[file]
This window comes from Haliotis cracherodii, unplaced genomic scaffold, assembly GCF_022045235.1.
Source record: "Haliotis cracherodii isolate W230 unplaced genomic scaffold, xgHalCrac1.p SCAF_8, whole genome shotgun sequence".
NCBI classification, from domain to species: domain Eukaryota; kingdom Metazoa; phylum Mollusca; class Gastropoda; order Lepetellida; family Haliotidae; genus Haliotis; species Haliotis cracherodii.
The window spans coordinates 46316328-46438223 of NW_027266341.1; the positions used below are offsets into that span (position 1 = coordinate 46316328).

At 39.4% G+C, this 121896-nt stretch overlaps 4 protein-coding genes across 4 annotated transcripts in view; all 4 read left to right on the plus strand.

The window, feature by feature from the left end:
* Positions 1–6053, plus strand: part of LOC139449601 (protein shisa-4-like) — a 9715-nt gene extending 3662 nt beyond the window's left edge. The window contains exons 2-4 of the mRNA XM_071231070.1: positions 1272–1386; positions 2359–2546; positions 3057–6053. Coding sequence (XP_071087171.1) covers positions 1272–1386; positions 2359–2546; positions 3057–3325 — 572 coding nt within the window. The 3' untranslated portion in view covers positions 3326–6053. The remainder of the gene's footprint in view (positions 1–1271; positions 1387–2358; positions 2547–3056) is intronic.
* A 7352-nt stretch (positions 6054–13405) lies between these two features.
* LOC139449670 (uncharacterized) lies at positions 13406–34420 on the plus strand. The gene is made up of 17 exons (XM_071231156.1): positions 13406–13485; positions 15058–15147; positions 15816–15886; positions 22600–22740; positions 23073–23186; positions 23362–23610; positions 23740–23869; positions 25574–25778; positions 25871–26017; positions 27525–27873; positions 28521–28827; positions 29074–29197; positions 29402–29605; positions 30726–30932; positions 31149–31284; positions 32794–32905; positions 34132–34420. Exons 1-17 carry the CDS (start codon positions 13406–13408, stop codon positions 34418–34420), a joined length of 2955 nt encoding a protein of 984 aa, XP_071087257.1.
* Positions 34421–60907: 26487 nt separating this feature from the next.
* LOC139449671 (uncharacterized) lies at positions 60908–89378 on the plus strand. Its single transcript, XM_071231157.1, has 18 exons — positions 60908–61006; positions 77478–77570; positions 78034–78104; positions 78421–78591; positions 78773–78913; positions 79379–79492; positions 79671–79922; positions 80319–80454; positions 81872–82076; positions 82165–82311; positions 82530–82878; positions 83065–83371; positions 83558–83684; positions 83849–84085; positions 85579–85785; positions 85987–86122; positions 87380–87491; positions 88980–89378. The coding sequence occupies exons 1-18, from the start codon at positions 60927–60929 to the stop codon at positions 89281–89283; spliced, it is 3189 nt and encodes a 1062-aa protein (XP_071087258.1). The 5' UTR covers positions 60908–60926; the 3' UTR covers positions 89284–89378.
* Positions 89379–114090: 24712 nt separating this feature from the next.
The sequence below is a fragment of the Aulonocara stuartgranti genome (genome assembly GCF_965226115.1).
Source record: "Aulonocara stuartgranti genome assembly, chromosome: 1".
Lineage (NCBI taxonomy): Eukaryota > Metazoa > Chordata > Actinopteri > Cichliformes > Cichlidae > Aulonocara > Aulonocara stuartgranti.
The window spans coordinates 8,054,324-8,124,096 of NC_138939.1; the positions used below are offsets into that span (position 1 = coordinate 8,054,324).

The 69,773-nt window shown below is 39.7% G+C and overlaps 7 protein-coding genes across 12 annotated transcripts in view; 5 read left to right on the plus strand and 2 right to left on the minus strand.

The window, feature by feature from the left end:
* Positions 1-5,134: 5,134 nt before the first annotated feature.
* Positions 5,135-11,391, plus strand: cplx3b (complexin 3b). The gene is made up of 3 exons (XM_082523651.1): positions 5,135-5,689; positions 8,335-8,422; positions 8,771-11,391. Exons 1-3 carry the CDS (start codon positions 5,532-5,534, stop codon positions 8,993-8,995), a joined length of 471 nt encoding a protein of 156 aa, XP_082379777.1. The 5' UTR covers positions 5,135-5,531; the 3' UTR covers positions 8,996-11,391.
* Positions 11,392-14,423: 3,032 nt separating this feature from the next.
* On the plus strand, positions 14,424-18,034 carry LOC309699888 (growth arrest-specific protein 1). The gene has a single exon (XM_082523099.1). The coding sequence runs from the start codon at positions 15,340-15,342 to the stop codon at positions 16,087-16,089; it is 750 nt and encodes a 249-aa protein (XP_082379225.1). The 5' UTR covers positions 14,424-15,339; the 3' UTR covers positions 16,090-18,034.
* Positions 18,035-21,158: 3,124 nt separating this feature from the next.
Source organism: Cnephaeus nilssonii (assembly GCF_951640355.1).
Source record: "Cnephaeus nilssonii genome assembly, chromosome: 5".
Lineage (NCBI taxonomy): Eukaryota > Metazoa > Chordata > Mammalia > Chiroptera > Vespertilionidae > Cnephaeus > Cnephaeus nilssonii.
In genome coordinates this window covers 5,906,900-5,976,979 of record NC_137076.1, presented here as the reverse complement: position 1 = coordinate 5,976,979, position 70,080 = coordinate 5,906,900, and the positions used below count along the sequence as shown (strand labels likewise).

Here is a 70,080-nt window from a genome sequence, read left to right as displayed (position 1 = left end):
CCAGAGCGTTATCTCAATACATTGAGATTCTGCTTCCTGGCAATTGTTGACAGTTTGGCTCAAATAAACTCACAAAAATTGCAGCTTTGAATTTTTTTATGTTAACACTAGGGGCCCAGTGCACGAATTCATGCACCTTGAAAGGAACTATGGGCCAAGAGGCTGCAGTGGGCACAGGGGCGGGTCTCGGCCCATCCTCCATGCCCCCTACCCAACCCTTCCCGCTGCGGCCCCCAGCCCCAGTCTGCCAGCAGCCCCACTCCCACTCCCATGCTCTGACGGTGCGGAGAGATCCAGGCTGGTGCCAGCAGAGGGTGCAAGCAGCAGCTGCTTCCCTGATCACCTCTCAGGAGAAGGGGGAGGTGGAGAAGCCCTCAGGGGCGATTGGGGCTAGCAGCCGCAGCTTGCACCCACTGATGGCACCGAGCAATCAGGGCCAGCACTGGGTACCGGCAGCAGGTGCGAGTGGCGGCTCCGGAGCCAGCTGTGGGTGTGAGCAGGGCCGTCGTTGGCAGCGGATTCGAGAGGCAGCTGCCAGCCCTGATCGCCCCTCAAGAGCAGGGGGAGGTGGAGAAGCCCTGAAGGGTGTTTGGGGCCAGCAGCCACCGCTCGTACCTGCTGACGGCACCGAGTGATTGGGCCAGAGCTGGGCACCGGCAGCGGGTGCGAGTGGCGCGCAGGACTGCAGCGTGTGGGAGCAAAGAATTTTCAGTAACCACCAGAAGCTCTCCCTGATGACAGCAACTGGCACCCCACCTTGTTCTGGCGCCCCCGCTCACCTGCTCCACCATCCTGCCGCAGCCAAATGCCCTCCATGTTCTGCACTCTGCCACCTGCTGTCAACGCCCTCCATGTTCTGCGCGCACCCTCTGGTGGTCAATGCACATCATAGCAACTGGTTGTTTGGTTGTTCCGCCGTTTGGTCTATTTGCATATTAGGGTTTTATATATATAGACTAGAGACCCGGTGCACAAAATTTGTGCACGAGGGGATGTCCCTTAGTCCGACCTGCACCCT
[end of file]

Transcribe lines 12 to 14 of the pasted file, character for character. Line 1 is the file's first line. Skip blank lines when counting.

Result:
* Positions 89379–114090: 24712 nt separating this feature from the next.
The sequence below is a fragment of the Aulonocara stuartgranti genome (genome assembly GCF_965226115.1).
Source record: "Aulonocara stuartgranti genome assembly, chromosome: 1".